"Tropical Reflections" is the latest album from Walla Walla's Non Stop Band.
The album is titled “Tropical Reflections,” but the melodic jazz slinking out of your speakers can take you anywhere you imagine you’d like to be or have been before.
An obvious place is on a beach in Rio or Hawaii, where the first three tracks transport you.
Think close friends, mai tais with a dark rum floater and the kind of atmosphere that airs out overtaxed brains from all those thoughts of work and responsibility.
Or perhaps on a magical, music-driven sailboat crossing warm seas, with the keyboards, flute and guitar filling the sails while the percussion and cymbal splashes become the sounds of the bow cutting through a light chop.
The journeys are all courtesy of the newest recording from Walla Walla’s Non Stop Band. Play it as background at a social gathering, and soon some musically-minded guest is going to ask, “Who are those guys?”
“We’ve been non-stopping since the mid-’80s,” said John L. Holmes, guitarist, synth player, who composes with keyboardist Mike Friedman. With them from the start, and again on drums and percussion in “Tropical Reflections,” is Glenn Ayers, a longtime professional whose played with a number of salsa and rhythm and blues artists.
Also on the album are Seattle bassist Steve Kim; Ken Wilson, a former Washington State Penitentiary music director who plays saxophone and flute; retired Whitman College professor and renown trombonist Dave Glenn; and former Backstage Bistro owner Bob Parrish on the shekere beaded gourd.
With other artists coming in and out of the band through the years, the core of Holmes, Friedman and Ayes sticks to a brand of jazz that blends Latin and American styles. The results carry influences of Caribbean Jazz Project, Carlos Santana, Chick Corea and Al Di Meola.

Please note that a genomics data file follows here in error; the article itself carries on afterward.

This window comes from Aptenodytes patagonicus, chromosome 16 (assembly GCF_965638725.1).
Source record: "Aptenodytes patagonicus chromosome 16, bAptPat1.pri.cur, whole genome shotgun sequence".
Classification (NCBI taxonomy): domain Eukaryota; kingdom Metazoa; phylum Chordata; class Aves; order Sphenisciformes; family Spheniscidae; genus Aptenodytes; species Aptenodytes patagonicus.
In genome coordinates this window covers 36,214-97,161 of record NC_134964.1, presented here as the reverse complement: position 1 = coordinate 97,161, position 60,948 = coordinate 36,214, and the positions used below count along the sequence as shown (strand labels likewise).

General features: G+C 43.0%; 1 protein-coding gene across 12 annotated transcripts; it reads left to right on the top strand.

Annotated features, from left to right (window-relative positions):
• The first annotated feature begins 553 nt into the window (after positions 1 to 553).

But Non Stop intentionally resists labeling. “Jazz is an ongoing improvisation,” said Holmes, a 1976 graduate of the San Francisco Art Institute and member of a Prescott-area wheat farming family.
“We don’t want to sound like other people … not be-bop or strictly Latin players,” he added.
Friedman, a retired Valley Transit bus driver, takes his keyboard and composing influences from a large library of 1930s jazz records his parents amassed as he grew up.
He started playing piano in earnest at age 21 and said he “started writing maniacally at 41.”
Non Stop’s first recording in 1989 received airplay on NPR’s Northwest Jazz Program and the group has performed now and then at local wineries and have four local gigs planned over the next four weeks.
But mostly they put their energy in working together in the studio to produce their music for recordings, which have been finding success on Jango, a global Internet radio service.
“Tropical Reflections” as well as “In Flight,” which the group released last year, are available through iTunes, Amazon and in Walla Walla at Hot Poop, 210 E. Main St. Holmes said the group is also exploring using their music on soundtracks in cinematic productions.
No matter where you travel to next – or even if you stay home this summer – a Non Stop album is something to think about packing in your portable player.